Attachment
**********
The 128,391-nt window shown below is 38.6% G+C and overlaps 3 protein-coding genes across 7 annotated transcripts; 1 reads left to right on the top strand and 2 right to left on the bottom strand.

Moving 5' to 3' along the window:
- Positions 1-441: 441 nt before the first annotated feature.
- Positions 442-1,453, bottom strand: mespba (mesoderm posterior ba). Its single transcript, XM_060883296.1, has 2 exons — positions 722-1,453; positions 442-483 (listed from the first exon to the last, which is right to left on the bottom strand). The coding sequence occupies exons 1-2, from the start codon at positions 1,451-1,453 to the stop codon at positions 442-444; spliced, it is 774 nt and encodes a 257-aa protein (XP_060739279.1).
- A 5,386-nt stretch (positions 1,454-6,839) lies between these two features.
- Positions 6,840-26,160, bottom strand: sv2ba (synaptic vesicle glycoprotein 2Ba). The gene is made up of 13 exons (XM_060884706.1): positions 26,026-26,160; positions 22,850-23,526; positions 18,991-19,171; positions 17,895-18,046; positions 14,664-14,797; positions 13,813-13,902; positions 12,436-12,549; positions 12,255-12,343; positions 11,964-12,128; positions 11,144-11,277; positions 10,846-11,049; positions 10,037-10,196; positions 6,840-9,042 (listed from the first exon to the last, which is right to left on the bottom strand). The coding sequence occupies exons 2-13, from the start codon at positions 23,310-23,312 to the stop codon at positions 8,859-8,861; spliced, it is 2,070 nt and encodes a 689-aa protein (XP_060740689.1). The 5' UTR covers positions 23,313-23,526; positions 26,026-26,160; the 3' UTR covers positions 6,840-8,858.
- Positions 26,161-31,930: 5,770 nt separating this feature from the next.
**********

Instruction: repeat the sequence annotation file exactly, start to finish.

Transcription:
The 128,391-nt window shown below is 38.6% G+C and overlaps 3 protein-coding genes across 7 annotated transcripts; 1 reads left to right on the top strand and 2 right to left on the bottom strand.

Moving 5' to 3' along the window:
- Positions 1-441: 441 nt before the first annotated feature.
- Positions 442-1,453, bottom strand: mespba (mesoderm posterior ba). Its single transcript, XM_060883296.1, has 2 exons — positions 722-1,453; positions 442-483 (listed from the first exon to the last, which is right to left on the bottom strand). The coding sequence occupies exons 1-2, from the start codon at positions 1,451-1,453 to the stop codon at positions 442-444; spliced, it is 774 nt and encodes a 257-aa protein (XP_060739279.1).
- A 5,386-nt stretch (positions 1,454-6,839) lies between these two features.
- Positions 6,840-26,160, bottom strand: sv2ba (synaptic vesicle glycoprotein 2Ba). The gene is made up of 13 exons (XM_060884706.1): positions 26,026-26,160; positions 22,850-23,526; positions 18,991-19,171; positions 17,895-18,046; positions 14,664-14,797; positions 13,813-13,902; positions 12,436-12,549; positions 12,255-12,343; positions 11,964-12,128; positions 11,144-11,277; positions 10,846-11,049; positions 10,037-10,196; positions 6,840-9,042 (listed from the first exon to the last, which is right to left on the bottom strand). The coding sequence occupies exons 2-13, from the start codon at positions 23,310-23,312 to the stop codon at positions 8,859-8,861; spliced, it is 2,070 nt and encodes a 689-aa protein (XP_060740689.1). The 5' UTR covers positions 23,313-23,526; positions 26,026-26,160; the 3' UTR covers positions 6,840-8,858.
- Positions 26,161-31,930: 5,770 nt separating this feature from the next.